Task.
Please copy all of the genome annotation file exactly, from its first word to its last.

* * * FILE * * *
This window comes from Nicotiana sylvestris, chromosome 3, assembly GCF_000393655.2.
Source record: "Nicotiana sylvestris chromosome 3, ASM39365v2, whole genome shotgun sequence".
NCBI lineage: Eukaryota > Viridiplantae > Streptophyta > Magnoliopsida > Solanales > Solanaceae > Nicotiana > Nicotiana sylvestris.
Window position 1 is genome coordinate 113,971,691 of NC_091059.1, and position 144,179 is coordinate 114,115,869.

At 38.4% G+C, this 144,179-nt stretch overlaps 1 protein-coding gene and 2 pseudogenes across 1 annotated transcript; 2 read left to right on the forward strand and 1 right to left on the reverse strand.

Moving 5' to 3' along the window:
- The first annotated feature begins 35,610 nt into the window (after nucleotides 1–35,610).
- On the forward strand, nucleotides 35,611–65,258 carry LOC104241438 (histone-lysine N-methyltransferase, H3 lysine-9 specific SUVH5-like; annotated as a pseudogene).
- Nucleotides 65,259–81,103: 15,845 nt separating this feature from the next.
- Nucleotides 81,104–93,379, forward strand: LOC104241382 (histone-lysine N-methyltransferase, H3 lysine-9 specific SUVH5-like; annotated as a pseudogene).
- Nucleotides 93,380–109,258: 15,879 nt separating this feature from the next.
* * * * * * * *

This window comes from Nicotiana sylvestris, chromosome 3, assembly GCF_000393655.2.
Source record: "Nicotiana sylvestris chromosome 3, ASM39365v2, whole genome shotgun sequence".
NCBI lineage: Eukaryota > Viridiplantae > Streptophyta > Magnoliopsida > Solanales > Solanaceae > Nicotiana > Nicotiana sylvestris.
Window position 1 is genome coordinate 113,971,691 of NC_091059.1, and position 144,179 is coordinate 114,115,869.

At 38.4% G+C, this 144,179-nt stretch overlaps 1 protein-coding gene and 2 pseudogenes across 1 annotated transcript; 2 read left to right on the forward strand and 1 right to left on the reverse strand.

Moving 5' to 3' along the window:
- The first annotated feature begins 35,610 nt into the window (after nucleotides 1–35,610).
- On the forward strand, nucleotides 35,611–65,258 carry LOC104241438 (histone-lysine N-methyltransferase, H3 lysine-9 specific SUVH5-like; annotated as a pseudogene).
- Nucleotides 65,259–81,103: 15,845 nt separating this feature from the next.
- Nucleotides 81,104–93,379, forward strand: LOC104241382 (histone-lysine N-methyltransferase, H3 lysine-9 specific SUVH5-like; annotated as a pseudogene).
- Nucleotides 93,380–109,258: 15,879 nt separating this feature from the next.